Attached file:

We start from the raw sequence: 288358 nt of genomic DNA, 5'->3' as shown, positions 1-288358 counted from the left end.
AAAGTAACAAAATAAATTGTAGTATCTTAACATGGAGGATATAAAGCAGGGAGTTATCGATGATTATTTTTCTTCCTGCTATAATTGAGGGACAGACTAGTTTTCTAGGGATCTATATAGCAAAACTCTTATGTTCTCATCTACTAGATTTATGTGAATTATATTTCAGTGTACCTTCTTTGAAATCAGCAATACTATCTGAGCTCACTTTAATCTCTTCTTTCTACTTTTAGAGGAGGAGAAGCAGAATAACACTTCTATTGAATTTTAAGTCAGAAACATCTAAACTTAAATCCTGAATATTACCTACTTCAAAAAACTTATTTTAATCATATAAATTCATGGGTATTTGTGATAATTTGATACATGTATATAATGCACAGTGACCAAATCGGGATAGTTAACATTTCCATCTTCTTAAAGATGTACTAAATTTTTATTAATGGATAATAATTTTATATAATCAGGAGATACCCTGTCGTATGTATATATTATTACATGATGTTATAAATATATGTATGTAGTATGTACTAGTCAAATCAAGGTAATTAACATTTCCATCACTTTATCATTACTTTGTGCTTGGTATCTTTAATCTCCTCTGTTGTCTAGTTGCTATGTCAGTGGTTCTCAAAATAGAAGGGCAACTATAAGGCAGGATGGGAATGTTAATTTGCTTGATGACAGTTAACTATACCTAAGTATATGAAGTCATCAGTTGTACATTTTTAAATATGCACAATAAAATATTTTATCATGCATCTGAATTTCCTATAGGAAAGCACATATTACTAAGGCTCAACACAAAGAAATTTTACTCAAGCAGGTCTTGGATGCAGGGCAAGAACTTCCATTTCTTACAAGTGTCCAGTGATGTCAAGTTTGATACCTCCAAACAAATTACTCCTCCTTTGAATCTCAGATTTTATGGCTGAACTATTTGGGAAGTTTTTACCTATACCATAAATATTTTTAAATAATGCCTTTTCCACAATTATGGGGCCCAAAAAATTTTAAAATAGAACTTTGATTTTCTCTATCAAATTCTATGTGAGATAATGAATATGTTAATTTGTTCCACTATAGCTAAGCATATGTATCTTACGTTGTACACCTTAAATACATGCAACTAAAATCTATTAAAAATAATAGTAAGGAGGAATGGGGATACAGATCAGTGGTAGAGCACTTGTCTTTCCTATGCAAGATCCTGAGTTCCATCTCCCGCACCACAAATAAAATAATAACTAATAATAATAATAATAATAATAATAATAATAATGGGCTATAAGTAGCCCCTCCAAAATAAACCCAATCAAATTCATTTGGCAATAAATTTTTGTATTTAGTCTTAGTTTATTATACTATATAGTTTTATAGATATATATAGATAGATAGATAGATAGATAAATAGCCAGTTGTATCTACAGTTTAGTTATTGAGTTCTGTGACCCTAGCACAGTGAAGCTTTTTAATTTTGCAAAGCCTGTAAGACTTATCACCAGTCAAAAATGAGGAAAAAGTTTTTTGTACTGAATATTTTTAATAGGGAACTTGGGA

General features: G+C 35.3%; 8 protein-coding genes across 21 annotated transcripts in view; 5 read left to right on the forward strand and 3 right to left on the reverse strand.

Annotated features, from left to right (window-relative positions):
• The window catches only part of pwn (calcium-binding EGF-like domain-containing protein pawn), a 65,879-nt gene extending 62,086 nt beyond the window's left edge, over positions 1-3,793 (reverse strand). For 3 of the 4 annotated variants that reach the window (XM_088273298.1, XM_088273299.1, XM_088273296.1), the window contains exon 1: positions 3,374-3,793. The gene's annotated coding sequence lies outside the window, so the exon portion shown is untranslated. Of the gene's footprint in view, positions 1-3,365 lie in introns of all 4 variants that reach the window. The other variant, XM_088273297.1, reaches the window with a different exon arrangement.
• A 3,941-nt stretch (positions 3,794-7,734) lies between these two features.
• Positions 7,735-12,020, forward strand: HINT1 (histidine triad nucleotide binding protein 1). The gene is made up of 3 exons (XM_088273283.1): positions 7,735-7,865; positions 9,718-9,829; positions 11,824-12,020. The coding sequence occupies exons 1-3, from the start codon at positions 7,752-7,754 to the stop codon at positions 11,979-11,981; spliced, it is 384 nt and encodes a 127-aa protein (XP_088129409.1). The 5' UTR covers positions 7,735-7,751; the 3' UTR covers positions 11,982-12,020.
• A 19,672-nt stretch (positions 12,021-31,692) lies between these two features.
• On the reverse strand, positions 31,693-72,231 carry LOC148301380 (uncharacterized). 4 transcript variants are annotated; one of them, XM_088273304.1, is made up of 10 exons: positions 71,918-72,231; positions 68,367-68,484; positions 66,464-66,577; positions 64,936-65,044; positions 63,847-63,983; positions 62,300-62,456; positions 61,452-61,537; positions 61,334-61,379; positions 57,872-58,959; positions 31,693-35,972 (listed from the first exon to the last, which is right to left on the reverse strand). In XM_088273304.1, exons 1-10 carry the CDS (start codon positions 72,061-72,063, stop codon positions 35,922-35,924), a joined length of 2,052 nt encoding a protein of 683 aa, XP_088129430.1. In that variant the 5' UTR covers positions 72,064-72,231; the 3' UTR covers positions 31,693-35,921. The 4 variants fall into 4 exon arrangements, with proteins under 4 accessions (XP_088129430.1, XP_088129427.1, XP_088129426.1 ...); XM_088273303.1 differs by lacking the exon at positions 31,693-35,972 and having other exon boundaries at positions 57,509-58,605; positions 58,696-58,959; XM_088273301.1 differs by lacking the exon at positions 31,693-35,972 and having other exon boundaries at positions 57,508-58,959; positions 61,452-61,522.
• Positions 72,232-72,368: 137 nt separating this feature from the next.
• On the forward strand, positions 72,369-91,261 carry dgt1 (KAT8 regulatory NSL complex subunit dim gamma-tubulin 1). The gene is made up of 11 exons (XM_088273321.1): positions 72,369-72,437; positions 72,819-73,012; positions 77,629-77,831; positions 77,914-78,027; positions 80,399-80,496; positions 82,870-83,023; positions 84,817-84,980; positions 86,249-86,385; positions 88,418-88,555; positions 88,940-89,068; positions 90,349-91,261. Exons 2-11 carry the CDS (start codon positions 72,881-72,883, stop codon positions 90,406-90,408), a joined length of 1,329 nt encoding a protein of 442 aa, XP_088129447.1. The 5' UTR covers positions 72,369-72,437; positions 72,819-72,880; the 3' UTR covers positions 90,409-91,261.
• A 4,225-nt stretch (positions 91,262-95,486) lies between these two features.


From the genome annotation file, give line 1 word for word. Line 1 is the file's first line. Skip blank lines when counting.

We start from the raw sequence: 288358 nt of genomic DNA, 5'->3' as shown, positions 1-288358 counted from the left end.